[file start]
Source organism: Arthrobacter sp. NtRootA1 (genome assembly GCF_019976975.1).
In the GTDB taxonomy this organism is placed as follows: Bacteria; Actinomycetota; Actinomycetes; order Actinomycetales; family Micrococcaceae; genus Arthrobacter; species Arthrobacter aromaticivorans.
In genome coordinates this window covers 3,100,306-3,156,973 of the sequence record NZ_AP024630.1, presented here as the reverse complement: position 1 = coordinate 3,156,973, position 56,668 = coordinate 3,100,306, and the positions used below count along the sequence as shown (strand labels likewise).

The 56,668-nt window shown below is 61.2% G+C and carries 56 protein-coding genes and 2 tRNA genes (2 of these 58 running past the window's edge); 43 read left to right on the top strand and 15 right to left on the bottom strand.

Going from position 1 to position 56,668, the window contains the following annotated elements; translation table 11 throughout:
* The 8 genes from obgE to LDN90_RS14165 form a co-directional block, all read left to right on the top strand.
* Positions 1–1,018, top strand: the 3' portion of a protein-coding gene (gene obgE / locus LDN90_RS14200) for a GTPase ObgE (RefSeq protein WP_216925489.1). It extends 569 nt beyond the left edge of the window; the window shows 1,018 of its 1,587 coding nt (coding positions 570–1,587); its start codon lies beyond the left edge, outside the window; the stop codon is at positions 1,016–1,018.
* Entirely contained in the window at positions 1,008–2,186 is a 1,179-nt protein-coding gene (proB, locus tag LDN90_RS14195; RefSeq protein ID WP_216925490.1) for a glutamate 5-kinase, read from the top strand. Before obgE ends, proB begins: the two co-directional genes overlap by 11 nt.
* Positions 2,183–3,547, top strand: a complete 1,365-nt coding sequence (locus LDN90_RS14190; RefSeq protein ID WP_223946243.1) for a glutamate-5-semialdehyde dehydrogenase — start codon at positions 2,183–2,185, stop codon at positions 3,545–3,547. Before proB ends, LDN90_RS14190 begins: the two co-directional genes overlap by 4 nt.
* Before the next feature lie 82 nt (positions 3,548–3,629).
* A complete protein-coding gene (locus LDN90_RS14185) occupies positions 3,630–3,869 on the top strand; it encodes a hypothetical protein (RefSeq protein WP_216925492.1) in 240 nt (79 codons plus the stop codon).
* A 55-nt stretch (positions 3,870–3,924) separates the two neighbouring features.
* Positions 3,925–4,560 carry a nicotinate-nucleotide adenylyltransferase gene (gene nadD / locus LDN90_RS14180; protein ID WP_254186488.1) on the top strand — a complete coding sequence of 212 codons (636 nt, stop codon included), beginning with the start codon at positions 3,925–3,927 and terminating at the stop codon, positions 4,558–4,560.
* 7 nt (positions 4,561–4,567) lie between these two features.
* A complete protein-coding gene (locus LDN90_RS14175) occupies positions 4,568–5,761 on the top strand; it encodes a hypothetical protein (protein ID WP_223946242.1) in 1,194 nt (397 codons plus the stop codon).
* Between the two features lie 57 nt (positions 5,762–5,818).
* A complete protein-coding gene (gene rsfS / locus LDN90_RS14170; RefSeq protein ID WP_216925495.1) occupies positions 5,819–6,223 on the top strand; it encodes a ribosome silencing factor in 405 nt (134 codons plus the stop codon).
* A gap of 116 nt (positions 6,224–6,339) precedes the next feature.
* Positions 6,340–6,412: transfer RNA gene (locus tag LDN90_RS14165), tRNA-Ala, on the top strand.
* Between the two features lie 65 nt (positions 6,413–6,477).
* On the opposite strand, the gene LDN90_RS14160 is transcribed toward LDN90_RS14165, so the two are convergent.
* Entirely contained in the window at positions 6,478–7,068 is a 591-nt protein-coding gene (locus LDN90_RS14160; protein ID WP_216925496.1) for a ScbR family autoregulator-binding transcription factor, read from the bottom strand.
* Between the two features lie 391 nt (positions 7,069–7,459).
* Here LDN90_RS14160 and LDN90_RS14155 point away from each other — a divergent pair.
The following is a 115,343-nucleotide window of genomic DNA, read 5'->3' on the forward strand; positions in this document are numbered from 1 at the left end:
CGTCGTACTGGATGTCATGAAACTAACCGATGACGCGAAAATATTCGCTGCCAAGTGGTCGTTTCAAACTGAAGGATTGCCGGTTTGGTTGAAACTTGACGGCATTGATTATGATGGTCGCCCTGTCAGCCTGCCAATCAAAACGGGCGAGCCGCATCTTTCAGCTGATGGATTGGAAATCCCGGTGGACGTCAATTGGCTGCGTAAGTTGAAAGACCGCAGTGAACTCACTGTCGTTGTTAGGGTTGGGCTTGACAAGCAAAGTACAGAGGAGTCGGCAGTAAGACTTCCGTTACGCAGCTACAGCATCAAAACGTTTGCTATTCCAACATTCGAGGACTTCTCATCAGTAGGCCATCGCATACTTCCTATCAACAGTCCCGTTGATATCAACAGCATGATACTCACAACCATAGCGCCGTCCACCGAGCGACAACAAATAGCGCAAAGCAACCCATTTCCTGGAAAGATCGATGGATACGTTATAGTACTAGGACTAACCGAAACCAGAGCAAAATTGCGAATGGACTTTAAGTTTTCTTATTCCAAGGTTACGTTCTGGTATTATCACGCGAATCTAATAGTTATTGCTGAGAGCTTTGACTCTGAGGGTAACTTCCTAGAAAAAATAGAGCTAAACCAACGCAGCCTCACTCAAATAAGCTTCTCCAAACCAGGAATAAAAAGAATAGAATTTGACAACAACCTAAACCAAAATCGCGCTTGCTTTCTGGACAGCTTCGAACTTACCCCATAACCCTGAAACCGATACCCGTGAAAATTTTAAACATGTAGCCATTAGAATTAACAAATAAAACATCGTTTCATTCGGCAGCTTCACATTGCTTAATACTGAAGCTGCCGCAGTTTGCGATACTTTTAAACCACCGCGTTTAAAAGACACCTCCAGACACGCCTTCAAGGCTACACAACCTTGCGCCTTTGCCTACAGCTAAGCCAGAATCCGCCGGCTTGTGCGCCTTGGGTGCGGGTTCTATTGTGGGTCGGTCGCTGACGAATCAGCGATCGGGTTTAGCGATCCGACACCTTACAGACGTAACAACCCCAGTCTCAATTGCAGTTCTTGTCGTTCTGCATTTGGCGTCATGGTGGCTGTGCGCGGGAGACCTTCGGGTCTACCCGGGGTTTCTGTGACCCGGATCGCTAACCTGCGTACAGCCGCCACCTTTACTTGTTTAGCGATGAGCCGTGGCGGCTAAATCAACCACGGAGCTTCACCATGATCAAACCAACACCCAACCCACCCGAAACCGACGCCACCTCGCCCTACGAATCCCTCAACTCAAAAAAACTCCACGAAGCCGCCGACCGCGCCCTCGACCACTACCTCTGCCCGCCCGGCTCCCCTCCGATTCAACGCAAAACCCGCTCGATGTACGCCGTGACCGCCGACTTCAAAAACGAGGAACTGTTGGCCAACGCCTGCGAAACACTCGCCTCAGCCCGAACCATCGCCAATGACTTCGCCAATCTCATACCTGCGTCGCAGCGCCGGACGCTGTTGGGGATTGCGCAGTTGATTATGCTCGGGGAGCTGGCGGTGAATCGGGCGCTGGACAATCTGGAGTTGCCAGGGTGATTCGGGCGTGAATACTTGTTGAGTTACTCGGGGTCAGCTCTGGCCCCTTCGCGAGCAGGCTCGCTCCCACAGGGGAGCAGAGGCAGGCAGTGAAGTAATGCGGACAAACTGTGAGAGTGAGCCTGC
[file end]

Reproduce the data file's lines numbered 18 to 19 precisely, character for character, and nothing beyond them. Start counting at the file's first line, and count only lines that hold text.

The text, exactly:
* A gap of 116 nt (positions 6,224–6,339) precedes the next feature.
* Positions 6,340–6,412: transfer RNA gene (locus tag LDN90_RS14165), tRNA-Ala, on the top strand.